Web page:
N

.

Case 3. There exist i and ], such that P(S

i

S

]

) is irrational. Any random variable

7 = (:

1

, T

1

; . . . ; :

n

, T

n

) is the limit of 7

l

= (:

l

1

, T

l

1

; . . . ; :

l

2

l

, T

l

2

l

), where for all l and ,

P(:

l

) =2

l

. This case follows by continuity from Case 2.

Proof of Lemma 1. Let F and F

by

FOSD if and only if there is a list of probabilities

1

, . . . ,

n

adding up to 1 such that

F=(r

1

,

1

; . . . ; r

n

,

n

) and F

=(r

1

,

1

; . . . ; r

n

,

n

), and for all i, r

i

r

i

.

Fromthe continuity of , we knowthat for every r [

r, r] there exist :, , [

:, :] such

that r =(:, ,). Hence there are A, Y L such that +(A, Y) =F. By the continuity and

monotonicity of , we can nd A

and Y

such that :

i

:

i

, ,

i

,

i

, (:

i

, ,

i

) =r

i

for each

i, and +(A

, Y

) =F

by FOSD or Y

strictly dominates

Y by FOSD (or both). Monotonicity of implies that A A

and Y

Y with at least

one of these preferences being strict.

(i) If ! (F) = 0, then A Y. By transitivity, A

and hence ! (F

) =

! (+(A

, Y

)) -0.

Theoretical Economics 6 (2011) Transitive regret 103

(ii) If ! (F

) = 0, then A

! (+(A, Y)) >0.

Proof of Lemma 2. (i) Let S

1

and S

2

be two disjoint events, where P(S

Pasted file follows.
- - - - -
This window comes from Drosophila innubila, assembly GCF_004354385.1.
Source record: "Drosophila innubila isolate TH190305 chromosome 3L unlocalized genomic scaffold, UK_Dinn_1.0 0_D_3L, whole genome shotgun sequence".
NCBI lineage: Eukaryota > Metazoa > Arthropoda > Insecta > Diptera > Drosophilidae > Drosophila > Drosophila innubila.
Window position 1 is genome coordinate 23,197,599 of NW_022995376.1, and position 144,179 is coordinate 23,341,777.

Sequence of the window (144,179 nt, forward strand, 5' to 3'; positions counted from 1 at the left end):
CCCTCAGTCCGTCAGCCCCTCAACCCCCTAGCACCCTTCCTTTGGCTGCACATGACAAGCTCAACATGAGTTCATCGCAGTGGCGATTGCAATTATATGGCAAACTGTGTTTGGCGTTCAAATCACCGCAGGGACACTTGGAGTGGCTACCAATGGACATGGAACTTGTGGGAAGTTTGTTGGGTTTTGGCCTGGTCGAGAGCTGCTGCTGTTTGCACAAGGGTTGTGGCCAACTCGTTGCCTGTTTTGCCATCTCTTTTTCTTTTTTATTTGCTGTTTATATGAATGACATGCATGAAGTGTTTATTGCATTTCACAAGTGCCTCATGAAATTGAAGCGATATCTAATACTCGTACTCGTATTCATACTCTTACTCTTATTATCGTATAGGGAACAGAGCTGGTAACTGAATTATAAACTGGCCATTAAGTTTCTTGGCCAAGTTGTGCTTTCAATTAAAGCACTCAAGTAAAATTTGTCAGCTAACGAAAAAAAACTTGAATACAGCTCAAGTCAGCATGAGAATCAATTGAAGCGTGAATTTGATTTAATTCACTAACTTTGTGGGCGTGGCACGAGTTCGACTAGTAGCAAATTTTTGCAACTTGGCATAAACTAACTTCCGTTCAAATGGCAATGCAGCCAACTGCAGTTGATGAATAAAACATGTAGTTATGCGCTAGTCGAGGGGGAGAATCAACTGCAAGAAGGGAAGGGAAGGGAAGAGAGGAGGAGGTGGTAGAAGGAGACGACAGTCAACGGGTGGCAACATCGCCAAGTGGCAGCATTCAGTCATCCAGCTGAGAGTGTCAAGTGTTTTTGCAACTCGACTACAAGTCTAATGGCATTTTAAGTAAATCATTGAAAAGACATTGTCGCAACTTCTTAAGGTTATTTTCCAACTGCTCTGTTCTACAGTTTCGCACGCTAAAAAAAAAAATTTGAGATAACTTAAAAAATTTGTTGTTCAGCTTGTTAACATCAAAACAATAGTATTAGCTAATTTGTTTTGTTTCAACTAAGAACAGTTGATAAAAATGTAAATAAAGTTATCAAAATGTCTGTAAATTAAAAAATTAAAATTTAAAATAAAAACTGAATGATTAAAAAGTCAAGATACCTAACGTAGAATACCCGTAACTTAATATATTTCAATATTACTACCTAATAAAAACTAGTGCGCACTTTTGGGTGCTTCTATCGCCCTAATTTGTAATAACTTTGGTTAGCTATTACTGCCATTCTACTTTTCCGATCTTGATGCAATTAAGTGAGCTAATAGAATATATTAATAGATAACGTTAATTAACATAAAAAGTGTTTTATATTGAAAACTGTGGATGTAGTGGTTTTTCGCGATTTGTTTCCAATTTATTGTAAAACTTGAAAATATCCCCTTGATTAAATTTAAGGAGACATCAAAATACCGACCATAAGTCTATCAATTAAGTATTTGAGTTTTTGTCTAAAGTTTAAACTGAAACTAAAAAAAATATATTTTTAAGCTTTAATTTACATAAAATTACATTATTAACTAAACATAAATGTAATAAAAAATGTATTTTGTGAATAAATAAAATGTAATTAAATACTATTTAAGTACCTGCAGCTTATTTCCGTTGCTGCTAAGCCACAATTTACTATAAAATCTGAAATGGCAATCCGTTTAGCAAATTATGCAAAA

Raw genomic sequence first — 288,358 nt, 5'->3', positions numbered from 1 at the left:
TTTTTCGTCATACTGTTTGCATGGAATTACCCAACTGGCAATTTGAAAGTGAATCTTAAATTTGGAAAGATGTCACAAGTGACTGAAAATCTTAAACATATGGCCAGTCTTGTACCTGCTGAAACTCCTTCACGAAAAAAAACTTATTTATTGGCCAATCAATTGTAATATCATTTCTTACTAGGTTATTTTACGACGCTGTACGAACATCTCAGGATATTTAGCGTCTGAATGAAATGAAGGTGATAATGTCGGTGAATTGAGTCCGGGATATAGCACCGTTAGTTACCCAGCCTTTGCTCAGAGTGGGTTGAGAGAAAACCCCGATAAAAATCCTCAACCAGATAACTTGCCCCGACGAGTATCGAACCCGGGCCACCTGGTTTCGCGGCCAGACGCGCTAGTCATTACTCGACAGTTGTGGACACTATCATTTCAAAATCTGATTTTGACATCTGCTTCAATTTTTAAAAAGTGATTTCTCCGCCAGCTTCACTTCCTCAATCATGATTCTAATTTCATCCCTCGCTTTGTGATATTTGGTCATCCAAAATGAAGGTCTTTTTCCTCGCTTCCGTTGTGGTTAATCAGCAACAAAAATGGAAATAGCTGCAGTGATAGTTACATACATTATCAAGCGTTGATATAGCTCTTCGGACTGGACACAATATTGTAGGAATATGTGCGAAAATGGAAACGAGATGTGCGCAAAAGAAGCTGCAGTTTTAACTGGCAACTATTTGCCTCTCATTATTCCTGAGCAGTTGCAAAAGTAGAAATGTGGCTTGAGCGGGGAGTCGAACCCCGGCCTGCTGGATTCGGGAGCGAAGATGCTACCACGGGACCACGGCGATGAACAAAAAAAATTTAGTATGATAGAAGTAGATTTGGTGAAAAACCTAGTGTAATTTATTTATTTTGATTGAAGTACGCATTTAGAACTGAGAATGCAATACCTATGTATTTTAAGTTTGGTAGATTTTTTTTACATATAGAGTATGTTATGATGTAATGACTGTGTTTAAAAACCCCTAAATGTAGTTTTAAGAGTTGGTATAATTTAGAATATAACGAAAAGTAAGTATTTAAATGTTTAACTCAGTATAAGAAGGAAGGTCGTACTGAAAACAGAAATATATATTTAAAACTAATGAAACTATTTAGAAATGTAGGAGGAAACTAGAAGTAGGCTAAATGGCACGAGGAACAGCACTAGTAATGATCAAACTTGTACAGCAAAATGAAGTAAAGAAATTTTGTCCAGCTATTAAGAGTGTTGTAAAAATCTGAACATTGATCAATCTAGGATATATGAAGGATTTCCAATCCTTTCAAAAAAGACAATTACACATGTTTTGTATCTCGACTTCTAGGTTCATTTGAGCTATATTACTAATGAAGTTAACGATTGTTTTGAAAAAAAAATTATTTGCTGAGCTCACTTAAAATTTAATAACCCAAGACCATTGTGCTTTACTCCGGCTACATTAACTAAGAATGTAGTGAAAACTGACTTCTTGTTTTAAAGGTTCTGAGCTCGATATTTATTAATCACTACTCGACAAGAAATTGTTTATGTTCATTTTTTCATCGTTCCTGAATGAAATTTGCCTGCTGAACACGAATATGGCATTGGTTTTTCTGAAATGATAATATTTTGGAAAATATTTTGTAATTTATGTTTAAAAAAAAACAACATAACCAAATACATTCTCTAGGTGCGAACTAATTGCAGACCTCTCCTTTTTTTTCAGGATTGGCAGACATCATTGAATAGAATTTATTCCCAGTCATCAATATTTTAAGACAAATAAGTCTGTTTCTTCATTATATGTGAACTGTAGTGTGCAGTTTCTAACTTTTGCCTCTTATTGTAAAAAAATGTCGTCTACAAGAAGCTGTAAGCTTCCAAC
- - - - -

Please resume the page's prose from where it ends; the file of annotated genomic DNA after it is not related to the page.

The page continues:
1

) = P(S

2

) =

0.5. Dene the lotteries A = (:, S

1

; ,, S

2

), Y = (,, S

1

; :, S

2

), A

= (:

, S

1

; ,

, S

2

), and

Y

=(,

, S

1

; :

, S

2

). Let r =(:, ,) =(:

, ,

). Then

+(A, Y) = (r, 0.5; (,, :), 0.5)

+(A

, Y

) = (r, 0.5; (,

, :

), 0.5).

By Proposition 1, A Y and A

, Y

)) = 0.

But if (,, :) =(,

, :

, Y

),

contradicting Lemma 1.

(ii) Recall that (:, :) =0. Let ] : [

r, r] [ r, r] be dened as

] (r) =

r if r 0.

By the rst part of this lemma, the value of ] (r) for r -0 does not depend on the choice

of :, , in the above denition; hence ] is well dened. Monotonicity of implies that ]

is strictly increasing. We can, therefore, dene

!

(r

1

,

1

; . . . ; r

n

,

n

) =! (]

1

(r

1

),

1

; . . . ; ]

1

(r

n

),

n

).

Let

(:, ,) =

(:, ,) if : ,

] ((:, ,)) if : -,.

Now

A Y ! (+(A, Y)) ! (+(Y, A))

!

(+

(A, Y)) !

(+

(Y, A)),

where +

(:, ,).

Proof of Lemma 3. In the sequel, random variables Q with n (not necessarily dis-

tinct) outcomes are of the form (q

1

, S

n

1

; . . . ; q

n

, S

n

n

) for some canonical partition where

P(S

n

i

) =1,n, i =1, . . . , n. For Q and Q

Q, Q

=(q

1

, S

2n

1

; . . . ; q

n

, S

2n

n

; q

1

, S

2n

n+1

; . . . ; q

n

, S

2n

2n

),

where P(S

2n

i

) =1,(2n).

Let F and F

be generated by permutations of A = (:

1

, S

1

; . . . ; :

n

, S

n

) and

of

Y = (,

1

, S

1

; . . . ; ,

n

, S

n

), respectively, where P(S

i

) = P(S

i

) = 1,n, i = 1, . . . , n. That is,

F =+(A, (A)) and F

=+(Y,

104 Bikhchandani and Segal Theoretical Economics 6 (2011)

length is without loss of generality.) Dene 7 =A, Y and

by

(i) =

(i) if i n

(i n) +n if i >n

to obtain +(7,

(7)) =+(A, Y,

A, Y) =

1

2

F+

1

2

F

.

Proof of Lemma 4. All random variables in this proof have n outcomes on the

equiprobable events S

1

, . . . , S

n

. For 7 = (:

1

, S

1

; . . . ; :

n

, S

n

) and 7

= (:

1

, S

1